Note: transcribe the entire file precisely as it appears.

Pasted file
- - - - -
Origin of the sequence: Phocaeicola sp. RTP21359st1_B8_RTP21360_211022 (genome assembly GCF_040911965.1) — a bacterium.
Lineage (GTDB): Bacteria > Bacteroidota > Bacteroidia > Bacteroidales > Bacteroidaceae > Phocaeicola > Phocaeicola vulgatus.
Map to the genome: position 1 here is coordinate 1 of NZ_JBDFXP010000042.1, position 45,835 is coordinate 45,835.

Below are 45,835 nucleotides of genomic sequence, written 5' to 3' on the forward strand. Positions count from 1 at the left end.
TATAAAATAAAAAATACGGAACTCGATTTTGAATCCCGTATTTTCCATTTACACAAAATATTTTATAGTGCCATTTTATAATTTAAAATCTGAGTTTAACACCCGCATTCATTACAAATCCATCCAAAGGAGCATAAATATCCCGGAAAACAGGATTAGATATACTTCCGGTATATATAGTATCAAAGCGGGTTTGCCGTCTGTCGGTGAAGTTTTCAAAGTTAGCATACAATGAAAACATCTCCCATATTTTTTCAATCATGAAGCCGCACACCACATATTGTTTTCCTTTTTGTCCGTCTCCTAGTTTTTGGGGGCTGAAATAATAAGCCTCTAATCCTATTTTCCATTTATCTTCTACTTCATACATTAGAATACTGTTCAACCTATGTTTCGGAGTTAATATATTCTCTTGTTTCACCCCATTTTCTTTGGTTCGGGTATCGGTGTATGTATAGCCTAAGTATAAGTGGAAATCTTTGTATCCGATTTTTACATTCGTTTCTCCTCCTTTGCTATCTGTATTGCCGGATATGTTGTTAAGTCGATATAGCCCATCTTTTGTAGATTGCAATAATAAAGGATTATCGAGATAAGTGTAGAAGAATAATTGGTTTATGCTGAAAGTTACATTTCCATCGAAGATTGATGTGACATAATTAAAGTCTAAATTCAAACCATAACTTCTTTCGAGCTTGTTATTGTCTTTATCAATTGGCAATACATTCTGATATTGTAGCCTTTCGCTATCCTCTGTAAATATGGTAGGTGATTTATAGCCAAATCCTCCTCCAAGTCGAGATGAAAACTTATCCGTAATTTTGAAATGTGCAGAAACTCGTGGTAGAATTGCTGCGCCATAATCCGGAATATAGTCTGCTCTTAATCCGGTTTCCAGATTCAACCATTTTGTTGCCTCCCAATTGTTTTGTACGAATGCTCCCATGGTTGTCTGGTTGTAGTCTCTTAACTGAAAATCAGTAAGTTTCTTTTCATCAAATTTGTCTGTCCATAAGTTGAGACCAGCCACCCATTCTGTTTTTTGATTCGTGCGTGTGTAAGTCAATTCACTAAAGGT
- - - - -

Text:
Origin of the sequence: Phocaeicola sp. RTP21359st1_B8_RTP21360_211022 (genome assembly GCF_040911965.1) — a bacterium.
Lineage (GTDB): Bacteria > Bacteroidota > Bacteroidia > Bacteroidales > Bacteroidaceae > Phocaeicola > Phocaeicola vulgatus.
Map to the genome: position 1 here is coordinate 1 of NZ_JBDFXP010000042.1, position 45,835 is coordinate 45,835.

Below are 45,835 nucleotides of genomic sequence, written 5' to 3' on the forward strand. Positions count from 1 at the left end.
TATAAAATAAAAAATACGGAACTCGATTTTGAATCCCGTATTTTCCATTTACACAAAATATTTTATAGTGCCATTTTATAATTTAAAATCTGAGTTTAACACCCGCATTCATTACAAATCCATCCAAAGGAGCATAAATATCCCGGAAAACAGGATTAGATATACTTCCGGTATATATAGTATCAAAGCGGGTTTGCCGTCTGTCGGTGAAGTTTTCAAAGTTAGCATACAATGAAAACATCTCCCATATTTTTTCAATCATGAAGCCGCACACCACATATTGTTTTCCTTTTTGTCCGTCTCCTAGTTTTTGGGGGCTGAAATAATAAGCCTCTAATCCTATTTTCCATTTATCTTCTACTTCATACATTAGAATACTGTTCAACCTATGTTTCGGAGTTAATATATTCTCTTGTTTCACCCCATTTTCTTTGGTTCGGGTATCGGTGTATGTATAGCCTAAGTATAAGTGGAAATCTTTGTATCCGATTTTTACATTCGTTTCTCCTCCTTTGCTATCTGTATTGCCGGATATGTTGTTAAGTCGATATAGCCCATCTTTTGTAGATTGCAATAATAAAGGATTATCGAGATAAGTGTAGAAGAATAATTGGTTTATGCTGAAAGTTACATTTCCATCGAAGATTGATGTGACATAATTAAAGTCTAAATTCAAACCATAACTTCTTTCGAGCTTGTTATTGTCTTTATCAATTGGCAATACATTCTGATATTGTAGCCTTTCGCTATCCTCTGTAAATATGGTAGGTGATTTATAGCCAAATCCTCCTCCAAGTCGAGATGAAAACTTATCCGTAATTTTGAAATGTGCAGAAACTCGTGGTAGAATTGCTGCGCCATAATCCGGAATATAGTCTGCTCTTAATCCGGTTTCCAGATTCAACCATTTTGTTGCCTCCCAATTGTTTTGTACGAATGCTCCCATGGTTGTCTGGTTGTAGTCTCTTAACTGAAAATCAGTAAGTTTCTTTTCATCAAATTTGTCTGTCCATAAGTTGAGACCAGCCACCCATTCTGTTTTTTGATTCGTGCGTGTGTAAGTCAATTCACTAAAGGT